I have had the pleasure of being part of more than 20 summer associate programs at different firms throughout my career. Each program, as well as each class, was unique, but a few things have proven constant over the years. Here are five pieces of advice that I always share with summer associates during their first week with the firm. While summer associate programs may look a little different again this year, these rules remain important to getting the most out of your summer experience.
Rule #1 – Do Great Work.
One of your primary goals as a summer should be determining whether you want to begin your legal career at your chosen firm. Will you get real work in areas that match your interests? Will you have the opportunity to try a variety of work, especially if you are unsure of where you want to focus your career? These are important questions, and you’ll never find the answer to whether a firm is a good fit unless you do great work. Take as many assignments as you reasonably can, and do your absolute best on each one. Ideally, you will also have an opportunity to work with a several lawyers over the summer, which will help you determine whether the firm is a good fit for you.
Rule #2 – Ask Questions!
This cannot be overstated. It is so important that you ask questions—of those assigning you work, your mentors, the recruiting team, and anyone with whom you interact. One of the easiest ways to do great work is to ask questions (see Rule #1). You should make sure you understand the assignment fully, and that means asking questions of those assigning you work or other team members. You may also reach out to your mentors or other associates. Another great resource is the firm’s library, research, or knowledge resources teams who may be able to confirm whether you are working in the right direction. People will never mind you asking questions if it means getting the work done correctly and in a way that is helpful to them.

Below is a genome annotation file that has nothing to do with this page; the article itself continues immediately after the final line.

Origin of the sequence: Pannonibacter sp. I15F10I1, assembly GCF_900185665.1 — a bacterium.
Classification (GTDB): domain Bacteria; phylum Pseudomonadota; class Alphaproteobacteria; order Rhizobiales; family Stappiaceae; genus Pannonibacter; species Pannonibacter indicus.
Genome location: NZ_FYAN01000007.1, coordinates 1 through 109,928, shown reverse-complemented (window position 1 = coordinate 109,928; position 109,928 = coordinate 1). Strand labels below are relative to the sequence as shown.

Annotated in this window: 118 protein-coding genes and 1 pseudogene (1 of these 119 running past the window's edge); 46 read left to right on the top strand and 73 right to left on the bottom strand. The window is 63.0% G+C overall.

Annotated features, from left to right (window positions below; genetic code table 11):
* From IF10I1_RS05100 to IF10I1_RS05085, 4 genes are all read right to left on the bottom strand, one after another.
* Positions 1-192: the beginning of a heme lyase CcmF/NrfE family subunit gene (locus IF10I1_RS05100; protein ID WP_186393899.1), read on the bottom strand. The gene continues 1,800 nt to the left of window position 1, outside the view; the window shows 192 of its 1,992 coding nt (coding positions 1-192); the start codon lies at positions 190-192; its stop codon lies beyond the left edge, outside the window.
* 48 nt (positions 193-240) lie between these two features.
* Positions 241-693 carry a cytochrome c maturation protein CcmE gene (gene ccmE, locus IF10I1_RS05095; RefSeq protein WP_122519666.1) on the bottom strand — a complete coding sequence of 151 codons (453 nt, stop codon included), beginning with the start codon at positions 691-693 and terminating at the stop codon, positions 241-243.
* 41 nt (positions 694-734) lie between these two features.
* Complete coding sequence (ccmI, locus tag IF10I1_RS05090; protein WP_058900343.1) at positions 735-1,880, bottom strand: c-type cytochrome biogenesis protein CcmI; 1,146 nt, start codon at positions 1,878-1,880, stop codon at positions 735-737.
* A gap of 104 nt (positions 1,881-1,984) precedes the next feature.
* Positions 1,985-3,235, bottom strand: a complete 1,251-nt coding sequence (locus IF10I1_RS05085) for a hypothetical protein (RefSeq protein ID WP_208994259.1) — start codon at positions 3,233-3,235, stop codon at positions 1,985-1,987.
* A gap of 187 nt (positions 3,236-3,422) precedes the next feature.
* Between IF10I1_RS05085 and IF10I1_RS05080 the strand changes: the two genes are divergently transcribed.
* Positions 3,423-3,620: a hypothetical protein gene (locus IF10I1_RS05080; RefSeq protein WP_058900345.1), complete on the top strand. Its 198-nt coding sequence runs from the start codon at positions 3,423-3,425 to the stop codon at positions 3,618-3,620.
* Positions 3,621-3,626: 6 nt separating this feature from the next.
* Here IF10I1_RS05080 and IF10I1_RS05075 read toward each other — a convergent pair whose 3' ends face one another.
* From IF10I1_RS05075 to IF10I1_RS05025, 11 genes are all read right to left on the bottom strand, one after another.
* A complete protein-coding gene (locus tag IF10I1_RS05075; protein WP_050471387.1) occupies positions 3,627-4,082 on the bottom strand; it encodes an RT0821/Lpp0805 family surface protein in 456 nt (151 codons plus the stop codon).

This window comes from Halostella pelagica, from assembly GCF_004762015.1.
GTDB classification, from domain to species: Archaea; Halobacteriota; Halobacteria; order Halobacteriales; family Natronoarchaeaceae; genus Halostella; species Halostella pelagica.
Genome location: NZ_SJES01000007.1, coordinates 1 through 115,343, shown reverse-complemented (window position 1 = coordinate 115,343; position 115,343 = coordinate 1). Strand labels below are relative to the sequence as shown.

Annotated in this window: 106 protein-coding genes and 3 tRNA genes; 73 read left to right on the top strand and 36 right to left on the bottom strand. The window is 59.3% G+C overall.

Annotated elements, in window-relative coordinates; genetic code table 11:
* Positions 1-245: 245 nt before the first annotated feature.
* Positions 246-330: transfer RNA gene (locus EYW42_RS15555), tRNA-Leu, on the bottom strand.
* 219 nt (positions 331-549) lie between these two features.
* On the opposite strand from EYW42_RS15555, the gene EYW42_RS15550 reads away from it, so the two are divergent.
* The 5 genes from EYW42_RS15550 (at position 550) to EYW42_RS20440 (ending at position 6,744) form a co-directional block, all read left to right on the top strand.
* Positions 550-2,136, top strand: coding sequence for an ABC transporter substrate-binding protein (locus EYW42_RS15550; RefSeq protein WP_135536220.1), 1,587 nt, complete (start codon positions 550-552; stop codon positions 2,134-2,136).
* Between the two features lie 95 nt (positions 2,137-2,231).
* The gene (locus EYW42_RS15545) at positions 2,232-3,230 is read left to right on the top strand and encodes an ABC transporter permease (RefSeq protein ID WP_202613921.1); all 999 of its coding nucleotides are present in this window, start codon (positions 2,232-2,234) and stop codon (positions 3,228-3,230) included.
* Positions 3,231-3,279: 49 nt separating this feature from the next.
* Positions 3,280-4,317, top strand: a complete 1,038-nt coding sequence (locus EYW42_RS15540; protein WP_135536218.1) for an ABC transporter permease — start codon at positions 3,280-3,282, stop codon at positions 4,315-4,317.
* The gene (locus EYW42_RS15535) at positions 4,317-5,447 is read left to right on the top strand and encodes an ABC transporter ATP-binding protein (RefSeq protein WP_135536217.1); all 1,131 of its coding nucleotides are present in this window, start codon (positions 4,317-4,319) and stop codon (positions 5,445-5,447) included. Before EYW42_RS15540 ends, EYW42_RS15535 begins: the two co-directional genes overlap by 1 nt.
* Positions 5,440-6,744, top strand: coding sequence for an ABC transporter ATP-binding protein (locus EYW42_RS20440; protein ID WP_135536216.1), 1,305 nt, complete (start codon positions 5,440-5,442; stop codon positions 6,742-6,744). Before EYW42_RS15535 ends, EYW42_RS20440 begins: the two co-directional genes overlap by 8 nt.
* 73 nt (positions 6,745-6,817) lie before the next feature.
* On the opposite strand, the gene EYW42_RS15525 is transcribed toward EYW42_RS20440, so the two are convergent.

Rule #3 – Meet Deadlines.
One of the questions you should definitely be asking (see Rule #2) is “When would you like this?” Once you get that answer, be sure you meet that deadline. Sometimes lawyers can be a little open ended when it comes to deadlines, saying such things as, “no rush—whenever you can” or “sometime before the end of the summer.” If you get one of these responses, set a deadline for yourself. No lawyer wants to receive work product on the last day of the summer program. And while it may actually not be a rush, they do want to see it, and perhaps even discuss it with you, before the summer is over. So if you get a vague deadline, or none at all, set a realistic one for yourself and stick to it.
Rule #4 – Meet People.
As a summer associate, you should try to meet as many partners, associates, and staff as possible. Not only do you want to understand if you’ll get great work at your firm, you want to understand if these are people that you’d like to do great work with. The summer program is filled with ready-made opportunities to meet people (mentor programs, social events, etc.), but you should take advantage of other opportunities as well. Attend everything you reasonably can (see Rule #1), whether it be a meeting, lunch, or firm-hosted presentation or event. There are so many great people that are not directly involved in the summer program, and they should not be overlooked. This most definitely includes staff. Paralegals, marketing professionals, and administrative staff have often been with the firm a long time and know the firm well. Having many people positively remember you when you rejoin the firm puts you in a strong position.
Rule #5 – Have Fun!
Being a summer associate is an amazing opportunity. You should enjoy getting to know the firm—its people, practices, and clients—and deciding if this is where you want to start your career. Your recruiting team has put a lot of time and effort into making sure you have an opportunity to do great work and meet great people through some pretty great social events, so take advantage of all that is offered. And don’t forget to enjoy spending time with your fellow classmates. I know many associates that have made lasting friendships with those they summered with, so remember to make those relationships as well.
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